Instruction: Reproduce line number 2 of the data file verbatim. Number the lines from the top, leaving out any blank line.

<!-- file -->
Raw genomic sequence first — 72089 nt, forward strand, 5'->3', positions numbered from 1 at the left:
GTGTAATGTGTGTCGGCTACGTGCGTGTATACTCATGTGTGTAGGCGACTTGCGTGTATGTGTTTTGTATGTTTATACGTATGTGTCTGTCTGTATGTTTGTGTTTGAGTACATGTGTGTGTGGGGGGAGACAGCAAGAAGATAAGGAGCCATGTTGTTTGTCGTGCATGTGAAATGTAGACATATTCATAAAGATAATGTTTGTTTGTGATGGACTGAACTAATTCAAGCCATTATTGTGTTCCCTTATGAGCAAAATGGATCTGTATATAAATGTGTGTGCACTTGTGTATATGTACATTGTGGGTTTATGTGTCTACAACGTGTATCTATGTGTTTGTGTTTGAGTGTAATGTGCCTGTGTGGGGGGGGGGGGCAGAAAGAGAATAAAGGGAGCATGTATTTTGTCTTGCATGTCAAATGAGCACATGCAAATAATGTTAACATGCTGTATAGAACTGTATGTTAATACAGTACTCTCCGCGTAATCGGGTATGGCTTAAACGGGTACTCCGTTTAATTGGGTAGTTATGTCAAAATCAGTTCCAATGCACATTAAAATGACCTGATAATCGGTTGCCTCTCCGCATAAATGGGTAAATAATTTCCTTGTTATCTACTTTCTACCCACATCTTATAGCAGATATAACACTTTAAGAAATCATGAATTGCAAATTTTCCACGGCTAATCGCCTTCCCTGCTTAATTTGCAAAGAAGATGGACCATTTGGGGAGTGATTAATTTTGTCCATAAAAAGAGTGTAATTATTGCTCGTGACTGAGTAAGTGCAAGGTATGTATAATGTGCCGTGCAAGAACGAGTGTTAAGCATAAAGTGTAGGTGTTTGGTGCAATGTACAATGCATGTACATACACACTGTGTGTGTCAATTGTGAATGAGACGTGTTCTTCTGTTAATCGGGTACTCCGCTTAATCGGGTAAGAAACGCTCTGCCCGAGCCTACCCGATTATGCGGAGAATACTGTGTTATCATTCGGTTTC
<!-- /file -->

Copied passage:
GTGTAATGTGTGTCGGCTACGTGCGTGTATACTCATGTGTGTAGGCGACTTGCGTGTATGTGTTTTGTATGTTTATACGTATGTGTCTGTCTGTATGTTTGTGTTTGAGTACATGTGTGTGTGGGGGGAGACAGCAAGAAGATAAGGAGCCATGTTGTTTGTCGTGCATGTGAAATGTAGACATATTCATAAAGATAATGTTTGTTTGTGATGGACTGAACTAATTCAAGCCATTATTGTGTTCCCTTATGAGCAAAATGGATCTGTATATAAATGTGTGTGCACTTGTGTATATGTACATTGTGGGTTTATGTGTCTACAACGTGTATCTATGTGTTTGTGTTTGAGTGTAATGTGCCTGTGTGGGGGGGGGGGGCAGAAAGAGAATAAAGGGAGCATGTATTTTGTCTTGCATGTCAAATGAGCACATGCAAATAATGTTAACATGCTGTATAGAACTGTATGTTAATACAGTACTCTCCGCGTAATCGGGTATGGCTTAAACGGGTACTCCGTTTAATTGGGTAGTTATGTCAAAATCAGTTCCAATGCACATTAAAATGACCTGATAATCGGTTGCCTCTCCGCATAAATGGGTAAATAATTTCCTTGTTATCTACTTTCTACCCACATCTTATAGCAGATATAACACTTTAAGAAATCATGAATTGCAAATTTTCCACGGCTAATCGCCTTCCCTGCTTAATTTGCAAAGAAGATGGACCATTTGGGGAGTGATTAATTTTGTCCATAAAAAGAGTGTAATTATTGCTCGTGACTGAGTAAGTGCAAGGTATGTATAATGTGCCGTGCAAGAACGAGTGTTAAGCATAAAGTGTAGGTGTTTGGTGCAATGTACAATGCATGTACATACACACTGTGTGTGTCAATTGTGAATGAGACGTGTTCTTCTGTTAATCGGGTACTCCGCTTAATCGGGTAAGAAACGCTCTGCCCGAGCCTACCCGATTATGCGGAGAATACTGTGTTATCATTCGGTTTC